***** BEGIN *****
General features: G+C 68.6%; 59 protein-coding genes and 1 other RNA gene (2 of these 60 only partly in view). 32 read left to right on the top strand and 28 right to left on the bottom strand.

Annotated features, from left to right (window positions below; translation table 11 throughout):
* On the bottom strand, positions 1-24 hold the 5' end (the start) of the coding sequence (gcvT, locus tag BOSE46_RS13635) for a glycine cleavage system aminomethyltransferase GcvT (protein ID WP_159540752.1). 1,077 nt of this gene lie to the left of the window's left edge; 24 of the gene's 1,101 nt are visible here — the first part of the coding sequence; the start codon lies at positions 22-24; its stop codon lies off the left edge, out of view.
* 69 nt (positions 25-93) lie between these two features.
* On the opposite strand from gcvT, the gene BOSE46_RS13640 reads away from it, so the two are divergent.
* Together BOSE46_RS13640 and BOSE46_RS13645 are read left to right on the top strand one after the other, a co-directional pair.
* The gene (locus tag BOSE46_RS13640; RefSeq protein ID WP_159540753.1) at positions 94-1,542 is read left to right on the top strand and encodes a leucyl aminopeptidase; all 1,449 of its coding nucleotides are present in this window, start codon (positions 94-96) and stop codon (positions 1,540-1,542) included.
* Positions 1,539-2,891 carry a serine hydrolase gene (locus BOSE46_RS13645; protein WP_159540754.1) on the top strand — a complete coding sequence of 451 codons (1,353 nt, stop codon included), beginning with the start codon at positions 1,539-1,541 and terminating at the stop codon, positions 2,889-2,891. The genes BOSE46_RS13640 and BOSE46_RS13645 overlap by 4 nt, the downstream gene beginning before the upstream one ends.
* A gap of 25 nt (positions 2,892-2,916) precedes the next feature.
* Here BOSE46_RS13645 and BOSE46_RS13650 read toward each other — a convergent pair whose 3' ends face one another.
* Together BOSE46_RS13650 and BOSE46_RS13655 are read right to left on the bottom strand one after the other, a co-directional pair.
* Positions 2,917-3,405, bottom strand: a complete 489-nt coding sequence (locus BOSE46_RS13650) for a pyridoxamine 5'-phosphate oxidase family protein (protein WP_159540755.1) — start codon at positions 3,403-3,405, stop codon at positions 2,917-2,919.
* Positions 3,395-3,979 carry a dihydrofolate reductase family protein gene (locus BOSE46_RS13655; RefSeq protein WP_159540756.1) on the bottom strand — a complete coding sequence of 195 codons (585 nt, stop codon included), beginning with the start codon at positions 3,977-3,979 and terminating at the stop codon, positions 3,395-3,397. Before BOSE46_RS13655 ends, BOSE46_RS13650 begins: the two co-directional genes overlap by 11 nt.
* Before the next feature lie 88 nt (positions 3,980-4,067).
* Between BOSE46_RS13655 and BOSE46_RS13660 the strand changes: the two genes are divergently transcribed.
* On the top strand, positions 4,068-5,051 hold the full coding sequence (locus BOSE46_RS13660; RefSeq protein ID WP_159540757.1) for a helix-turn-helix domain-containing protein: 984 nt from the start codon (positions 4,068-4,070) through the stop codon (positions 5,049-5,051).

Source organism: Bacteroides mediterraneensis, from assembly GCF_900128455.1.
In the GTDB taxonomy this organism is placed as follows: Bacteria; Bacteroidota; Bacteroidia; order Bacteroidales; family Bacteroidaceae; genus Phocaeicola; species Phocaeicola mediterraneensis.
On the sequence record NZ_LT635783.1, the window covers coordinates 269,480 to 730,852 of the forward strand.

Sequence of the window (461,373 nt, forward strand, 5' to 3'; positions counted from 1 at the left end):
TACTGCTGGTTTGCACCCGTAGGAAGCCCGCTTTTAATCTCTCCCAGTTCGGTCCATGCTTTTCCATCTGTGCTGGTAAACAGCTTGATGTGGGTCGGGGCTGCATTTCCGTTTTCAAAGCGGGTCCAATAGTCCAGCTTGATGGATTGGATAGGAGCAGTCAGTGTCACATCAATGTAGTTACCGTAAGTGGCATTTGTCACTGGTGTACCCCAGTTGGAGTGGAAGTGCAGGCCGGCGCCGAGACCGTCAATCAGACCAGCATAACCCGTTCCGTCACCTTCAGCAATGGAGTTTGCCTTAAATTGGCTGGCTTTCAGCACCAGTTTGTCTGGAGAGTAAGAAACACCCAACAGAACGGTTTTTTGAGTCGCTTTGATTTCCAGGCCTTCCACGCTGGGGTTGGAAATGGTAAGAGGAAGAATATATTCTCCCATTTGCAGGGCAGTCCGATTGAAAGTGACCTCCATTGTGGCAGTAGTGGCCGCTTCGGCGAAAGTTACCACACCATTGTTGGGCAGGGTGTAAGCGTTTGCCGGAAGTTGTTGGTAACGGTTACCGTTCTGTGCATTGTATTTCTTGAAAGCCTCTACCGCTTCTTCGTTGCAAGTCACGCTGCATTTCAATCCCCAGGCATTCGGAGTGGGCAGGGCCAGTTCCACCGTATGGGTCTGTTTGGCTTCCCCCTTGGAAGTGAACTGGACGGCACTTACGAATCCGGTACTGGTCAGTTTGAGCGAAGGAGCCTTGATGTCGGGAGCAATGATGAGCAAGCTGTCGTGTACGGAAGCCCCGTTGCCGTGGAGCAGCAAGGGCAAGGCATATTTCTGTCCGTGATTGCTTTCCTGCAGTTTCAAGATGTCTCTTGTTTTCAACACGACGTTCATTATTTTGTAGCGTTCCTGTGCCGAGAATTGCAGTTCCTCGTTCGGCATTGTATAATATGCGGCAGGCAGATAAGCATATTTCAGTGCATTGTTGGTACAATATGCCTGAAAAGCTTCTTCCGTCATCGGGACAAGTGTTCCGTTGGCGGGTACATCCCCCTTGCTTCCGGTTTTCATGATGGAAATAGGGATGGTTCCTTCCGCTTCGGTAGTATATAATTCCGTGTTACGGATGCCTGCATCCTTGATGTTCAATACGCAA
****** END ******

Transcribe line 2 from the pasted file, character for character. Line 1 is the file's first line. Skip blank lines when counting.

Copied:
Annotated features, from left to right (window positions below; translation table 11 throughout):